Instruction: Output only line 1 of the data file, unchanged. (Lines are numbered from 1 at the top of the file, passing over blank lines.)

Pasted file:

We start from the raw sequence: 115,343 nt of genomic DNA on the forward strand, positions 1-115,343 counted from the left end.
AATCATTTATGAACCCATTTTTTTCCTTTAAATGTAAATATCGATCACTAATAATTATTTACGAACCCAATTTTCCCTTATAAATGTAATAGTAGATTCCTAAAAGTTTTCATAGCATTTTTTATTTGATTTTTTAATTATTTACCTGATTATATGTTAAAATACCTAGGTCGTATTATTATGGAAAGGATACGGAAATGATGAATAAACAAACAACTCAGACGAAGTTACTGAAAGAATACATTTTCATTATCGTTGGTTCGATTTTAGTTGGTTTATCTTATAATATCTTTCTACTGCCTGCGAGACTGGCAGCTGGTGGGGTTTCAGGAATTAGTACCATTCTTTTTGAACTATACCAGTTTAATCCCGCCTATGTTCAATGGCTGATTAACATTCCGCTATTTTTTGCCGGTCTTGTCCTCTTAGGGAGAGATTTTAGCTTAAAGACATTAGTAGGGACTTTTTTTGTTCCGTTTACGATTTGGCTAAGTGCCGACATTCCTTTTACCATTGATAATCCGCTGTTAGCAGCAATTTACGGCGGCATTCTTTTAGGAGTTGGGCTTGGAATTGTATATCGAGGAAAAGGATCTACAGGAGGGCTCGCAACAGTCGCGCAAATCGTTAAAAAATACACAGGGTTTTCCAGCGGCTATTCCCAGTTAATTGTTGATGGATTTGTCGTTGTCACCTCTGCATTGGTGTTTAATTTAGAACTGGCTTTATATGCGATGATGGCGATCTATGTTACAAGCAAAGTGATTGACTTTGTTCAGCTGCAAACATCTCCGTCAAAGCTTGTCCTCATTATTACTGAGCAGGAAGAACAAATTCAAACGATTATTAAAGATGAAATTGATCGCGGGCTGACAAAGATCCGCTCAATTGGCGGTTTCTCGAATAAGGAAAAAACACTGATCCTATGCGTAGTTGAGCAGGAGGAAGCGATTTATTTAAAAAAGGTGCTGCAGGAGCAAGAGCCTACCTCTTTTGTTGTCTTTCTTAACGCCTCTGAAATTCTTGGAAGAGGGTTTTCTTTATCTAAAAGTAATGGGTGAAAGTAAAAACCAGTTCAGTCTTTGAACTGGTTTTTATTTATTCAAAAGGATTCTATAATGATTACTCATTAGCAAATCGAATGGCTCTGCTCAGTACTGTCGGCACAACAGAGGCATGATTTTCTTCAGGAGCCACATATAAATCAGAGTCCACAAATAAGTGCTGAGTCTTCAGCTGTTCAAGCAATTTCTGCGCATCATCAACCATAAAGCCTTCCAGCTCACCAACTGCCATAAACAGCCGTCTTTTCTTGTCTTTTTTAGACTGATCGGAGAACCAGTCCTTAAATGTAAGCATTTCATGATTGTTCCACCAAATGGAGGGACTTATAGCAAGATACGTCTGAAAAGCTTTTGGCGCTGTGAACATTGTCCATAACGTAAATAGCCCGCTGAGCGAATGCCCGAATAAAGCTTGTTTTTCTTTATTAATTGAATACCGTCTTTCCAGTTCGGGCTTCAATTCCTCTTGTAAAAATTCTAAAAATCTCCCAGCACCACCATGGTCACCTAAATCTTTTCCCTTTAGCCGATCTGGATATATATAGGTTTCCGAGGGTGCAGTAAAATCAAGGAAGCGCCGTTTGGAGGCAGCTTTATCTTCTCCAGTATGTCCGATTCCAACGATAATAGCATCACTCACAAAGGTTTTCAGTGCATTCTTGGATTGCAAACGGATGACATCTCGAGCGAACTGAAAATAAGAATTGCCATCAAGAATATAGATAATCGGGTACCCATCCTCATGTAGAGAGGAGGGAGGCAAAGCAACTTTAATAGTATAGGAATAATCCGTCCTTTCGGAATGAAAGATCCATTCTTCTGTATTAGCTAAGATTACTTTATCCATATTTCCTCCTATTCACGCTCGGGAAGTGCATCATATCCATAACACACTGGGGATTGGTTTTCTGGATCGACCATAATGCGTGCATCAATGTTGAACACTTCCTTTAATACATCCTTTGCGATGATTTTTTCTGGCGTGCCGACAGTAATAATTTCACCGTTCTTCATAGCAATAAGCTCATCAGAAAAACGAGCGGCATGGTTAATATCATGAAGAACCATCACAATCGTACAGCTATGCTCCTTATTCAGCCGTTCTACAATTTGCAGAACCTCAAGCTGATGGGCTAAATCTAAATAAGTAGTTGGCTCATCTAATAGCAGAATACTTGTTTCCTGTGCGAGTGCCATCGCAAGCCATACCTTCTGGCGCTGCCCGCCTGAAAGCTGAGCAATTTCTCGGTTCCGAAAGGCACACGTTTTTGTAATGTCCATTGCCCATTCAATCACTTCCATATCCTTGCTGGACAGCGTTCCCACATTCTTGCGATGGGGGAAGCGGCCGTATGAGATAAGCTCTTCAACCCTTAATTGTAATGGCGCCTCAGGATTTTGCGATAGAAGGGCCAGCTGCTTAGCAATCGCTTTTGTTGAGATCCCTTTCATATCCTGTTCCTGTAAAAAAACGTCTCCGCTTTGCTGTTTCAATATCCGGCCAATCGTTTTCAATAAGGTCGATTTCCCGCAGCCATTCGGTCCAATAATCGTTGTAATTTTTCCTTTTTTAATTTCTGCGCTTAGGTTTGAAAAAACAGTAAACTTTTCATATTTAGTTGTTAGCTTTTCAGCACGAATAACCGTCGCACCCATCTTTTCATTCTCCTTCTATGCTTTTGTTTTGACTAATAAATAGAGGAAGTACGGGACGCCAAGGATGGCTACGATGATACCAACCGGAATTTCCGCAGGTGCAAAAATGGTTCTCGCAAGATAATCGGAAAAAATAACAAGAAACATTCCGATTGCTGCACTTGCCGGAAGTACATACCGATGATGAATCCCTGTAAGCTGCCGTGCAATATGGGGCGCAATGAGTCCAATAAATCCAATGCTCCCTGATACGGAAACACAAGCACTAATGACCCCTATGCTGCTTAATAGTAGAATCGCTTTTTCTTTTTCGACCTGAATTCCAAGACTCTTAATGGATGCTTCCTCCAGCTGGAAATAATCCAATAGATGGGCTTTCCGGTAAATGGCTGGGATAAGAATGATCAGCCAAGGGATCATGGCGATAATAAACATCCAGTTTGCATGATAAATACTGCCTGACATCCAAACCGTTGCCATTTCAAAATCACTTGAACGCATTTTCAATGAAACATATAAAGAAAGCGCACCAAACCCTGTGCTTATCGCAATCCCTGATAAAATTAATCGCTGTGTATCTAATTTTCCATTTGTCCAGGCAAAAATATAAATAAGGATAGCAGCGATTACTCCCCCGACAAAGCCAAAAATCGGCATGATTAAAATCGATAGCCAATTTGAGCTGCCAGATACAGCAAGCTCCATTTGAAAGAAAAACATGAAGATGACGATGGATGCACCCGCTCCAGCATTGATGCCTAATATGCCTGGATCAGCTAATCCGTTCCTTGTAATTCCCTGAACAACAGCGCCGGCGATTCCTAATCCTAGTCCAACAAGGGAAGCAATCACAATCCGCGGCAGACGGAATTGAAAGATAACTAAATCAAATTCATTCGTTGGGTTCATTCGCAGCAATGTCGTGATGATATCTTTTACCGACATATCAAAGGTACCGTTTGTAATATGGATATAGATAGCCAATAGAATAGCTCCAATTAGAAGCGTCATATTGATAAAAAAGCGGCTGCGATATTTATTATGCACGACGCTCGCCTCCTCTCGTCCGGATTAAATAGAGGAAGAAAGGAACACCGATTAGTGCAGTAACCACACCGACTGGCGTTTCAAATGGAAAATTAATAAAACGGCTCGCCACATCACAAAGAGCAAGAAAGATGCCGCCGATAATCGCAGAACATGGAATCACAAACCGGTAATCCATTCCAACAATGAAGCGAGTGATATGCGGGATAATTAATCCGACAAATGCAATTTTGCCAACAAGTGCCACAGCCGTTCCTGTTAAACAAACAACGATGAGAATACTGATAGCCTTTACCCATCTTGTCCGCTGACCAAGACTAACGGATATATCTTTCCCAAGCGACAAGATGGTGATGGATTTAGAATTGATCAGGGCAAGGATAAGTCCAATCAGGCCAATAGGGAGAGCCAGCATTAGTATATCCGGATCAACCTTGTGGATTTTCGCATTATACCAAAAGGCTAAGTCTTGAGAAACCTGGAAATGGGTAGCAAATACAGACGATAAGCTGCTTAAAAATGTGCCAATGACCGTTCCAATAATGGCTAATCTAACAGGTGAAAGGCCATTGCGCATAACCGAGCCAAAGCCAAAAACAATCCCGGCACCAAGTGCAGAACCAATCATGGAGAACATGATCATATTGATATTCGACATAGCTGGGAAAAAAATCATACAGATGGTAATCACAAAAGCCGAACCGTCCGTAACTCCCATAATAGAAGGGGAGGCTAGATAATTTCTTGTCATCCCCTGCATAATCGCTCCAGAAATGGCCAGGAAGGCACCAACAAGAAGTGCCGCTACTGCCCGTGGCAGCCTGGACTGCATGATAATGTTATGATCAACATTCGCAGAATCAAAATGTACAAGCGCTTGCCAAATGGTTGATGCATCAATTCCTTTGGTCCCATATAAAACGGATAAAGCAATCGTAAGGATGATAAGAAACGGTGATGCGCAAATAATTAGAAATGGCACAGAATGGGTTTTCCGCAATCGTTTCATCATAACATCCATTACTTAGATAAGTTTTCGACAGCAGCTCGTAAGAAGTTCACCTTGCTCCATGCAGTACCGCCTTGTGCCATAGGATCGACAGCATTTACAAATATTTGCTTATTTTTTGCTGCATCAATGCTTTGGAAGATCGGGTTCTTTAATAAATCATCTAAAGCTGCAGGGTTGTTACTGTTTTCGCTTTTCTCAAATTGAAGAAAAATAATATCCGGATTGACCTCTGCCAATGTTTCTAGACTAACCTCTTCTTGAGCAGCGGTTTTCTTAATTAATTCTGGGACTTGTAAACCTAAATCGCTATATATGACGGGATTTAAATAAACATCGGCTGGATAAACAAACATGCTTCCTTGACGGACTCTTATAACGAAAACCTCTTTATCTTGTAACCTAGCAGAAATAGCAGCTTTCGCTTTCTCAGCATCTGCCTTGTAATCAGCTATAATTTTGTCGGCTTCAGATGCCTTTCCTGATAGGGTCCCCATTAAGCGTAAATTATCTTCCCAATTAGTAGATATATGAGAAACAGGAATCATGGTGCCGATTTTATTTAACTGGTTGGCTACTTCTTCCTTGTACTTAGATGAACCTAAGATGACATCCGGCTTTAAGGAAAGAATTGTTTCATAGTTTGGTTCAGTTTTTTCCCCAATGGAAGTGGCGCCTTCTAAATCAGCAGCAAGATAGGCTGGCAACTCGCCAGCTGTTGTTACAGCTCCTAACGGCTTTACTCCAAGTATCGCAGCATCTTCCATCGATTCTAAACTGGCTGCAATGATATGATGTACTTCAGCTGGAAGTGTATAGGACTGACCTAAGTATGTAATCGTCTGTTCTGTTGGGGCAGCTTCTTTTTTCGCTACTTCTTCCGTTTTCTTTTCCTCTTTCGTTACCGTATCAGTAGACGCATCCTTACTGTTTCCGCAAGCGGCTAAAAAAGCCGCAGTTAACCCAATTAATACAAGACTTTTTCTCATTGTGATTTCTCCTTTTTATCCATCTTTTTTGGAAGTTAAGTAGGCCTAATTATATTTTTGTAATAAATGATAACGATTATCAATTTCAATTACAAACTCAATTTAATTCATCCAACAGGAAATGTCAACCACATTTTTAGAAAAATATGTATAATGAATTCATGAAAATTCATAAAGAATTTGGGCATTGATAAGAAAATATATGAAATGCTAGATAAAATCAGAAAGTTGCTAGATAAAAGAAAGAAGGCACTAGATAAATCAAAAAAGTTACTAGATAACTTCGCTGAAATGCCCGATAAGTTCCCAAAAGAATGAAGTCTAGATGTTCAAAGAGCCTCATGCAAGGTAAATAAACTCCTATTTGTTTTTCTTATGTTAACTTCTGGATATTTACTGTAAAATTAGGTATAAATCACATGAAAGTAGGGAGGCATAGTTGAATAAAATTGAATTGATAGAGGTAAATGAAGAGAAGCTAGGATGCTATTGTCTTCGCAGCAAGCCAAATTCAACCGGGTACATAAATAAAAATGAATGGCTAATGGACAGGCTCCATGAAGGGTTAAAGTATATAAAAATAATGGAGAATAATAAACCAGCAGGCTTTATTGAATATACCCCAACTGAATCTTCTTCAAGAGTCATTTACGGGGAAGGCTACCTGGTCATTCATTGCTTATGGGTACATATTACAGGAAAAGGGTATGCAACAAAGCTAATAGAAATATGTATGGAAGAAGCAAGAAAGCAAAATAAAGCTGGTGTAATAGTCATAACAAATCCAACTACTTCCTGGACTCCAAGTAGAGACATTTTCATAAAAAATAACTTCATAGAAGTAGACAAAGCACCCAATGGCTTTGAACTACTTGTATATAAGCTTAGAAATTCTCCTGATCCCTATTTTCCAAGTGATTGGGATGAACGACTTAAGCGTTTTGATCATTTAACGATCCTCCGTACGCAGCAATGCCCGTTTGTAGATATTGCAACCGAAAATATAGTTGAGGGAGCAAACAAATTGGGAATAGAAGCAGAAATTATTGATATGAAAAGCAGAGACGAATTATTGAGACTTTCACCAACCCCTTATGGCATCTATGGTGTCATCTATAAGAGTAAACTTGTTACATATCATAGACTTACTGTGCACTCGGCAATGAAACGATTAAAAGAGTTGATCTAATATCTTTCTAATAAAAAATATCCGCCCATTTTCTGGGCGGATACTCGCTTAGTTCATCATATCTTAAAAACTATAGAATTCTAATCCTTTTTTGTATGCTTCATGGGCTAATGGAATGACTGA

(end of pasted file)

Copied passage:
We start from the raw sequence: 115,343 nt of genomic DNA on the forward strand, positions 1-115,343 counted from the left end.